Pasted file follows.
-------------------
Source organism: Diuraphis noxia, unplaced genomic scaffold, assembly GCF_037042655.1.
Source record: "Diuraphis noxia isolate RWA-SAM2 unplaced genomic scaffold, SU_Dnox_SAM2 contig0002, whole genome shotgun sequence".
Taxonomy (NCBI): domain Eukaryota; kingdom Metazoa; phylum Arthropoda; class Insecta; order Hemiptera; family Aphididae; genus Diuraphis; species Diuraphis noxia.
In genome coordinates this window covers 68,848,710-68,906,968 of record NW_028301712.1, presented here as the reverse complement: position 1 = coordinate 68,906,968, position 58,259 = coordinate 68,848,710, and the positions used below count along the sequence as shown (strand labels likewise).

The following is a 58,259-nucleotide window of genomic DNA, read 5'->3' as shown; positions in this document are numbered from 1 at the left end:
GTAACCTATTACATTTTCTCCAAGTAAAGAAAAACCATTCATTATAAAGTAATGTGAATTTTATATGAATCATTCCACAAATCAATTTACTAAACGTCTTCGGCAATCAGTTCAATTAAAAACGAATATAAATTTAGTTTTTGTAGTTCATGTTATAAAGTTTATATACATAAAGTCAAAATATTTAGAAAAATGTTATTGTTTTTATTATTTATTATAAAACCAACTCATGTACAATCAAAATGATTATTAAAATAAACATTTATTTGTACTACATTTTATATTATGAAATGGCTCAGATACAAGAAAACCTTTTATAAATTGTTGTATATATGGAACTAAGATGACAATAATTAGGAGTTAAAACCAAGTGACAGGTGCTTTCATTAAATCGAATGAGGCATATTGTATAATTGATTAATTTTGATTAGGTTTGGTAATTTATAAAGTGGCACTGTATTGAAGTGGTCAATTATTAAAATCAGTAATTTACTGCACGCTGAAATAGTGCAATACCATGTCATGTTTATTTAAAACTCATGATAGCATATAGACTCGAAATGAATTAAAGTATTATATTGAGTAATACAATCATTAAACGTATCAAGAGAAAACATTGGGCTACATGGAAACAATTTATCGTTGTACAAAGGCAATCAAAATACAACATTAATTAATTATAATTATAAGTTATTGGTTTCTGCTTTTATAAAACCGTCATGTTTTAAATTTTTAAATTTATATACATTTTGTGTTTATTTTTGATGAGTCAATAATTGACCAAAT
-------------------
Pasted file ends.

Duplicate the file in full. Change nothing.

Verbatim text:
Source organism: Diuraphis noxia, unplaced genomic scaffold, assembly GCF_037042655.1.
Source record: "Diuraphis noxia isolate RWA-SAM2 unplaced genomic scaffold, SU_Dnox_SAM2 contig0002, whole genome shotgun sequence".
Taxonomy (NCBI): domain Eukaryota; kingdom Metazoa; phylum Arthropoda; class Insecta; order Hemiptera; family Aphididae; genus Diuraphis; species Diuraphis noxia.
In genome coordinates this window covers 68,848,710-68,906,968 of record NW_028301712.1, presented here as the reverse complement: position 1 = coordinate 68,906,968, position 58,259 = coordinate 68,848,710, and the positions used below count along the sequence as shown (strand labels likewise).

The following is a 58,259-nucleotide window of genomic DNA, read 5'->3' as shown; positions in this document are numbered from 1 at the left end:
GTAACCTATTACATTTTCTCCAAGTAAAGAAAAACCATTCATTATAAAGTAATGTGAATTTTATATGAATCATTCCACAAATCAATTTACTAAACGTCTTCGGCAATCAGTTCAATTAAAAACGAATATAAATTTAGTTTTTGTAGTTCATGTTATAAAGTTTATATACATAAAGTCAAAATATTTAGAAAAATGTTATTGTTTTTATTATTTATTATAAAACCAACTCATGTACAATCAAAATGATTATTAAAATAAACATTTATTTGTACTACATTTTATATTATGAAATGGCTCAGATACAAGAAAACCTTTTATAAATTGTTGTATATATGGAACTAAGATGACAATAATTAGGAGTTAAAACCAAGTGACAGGTGCTTTCATTAAATCGAATGAGGCATATTGTATAATTGATTAATTTTGATTAGGTTTGGTAATTTATAAAGTGGCACTGTATTGAAGTGGTCAATTATTAAAATCAGTAATTTACTGCACGCTGAAATAGTGCAATACCATGTCATGTTTATTTAAAACTCATGATAGCATATAGACTCGAAATGAATTAAAGTATTATATTGAGTAATACAATCATTAAACGTATCAAGAGAAAACATTGGGCTACATGGAAACAATTTATCGTTGTACAAAGGCAATCAAAATACAACATTAATTAATTATAATTATAAGTTATTGGTTTCTGCTTTTATAAAACCGTCATGTTTTAAATTTTTAAATTTATATACATTTTGTGTTTATTTTTGATGAGTCAATAATTGACCAAAT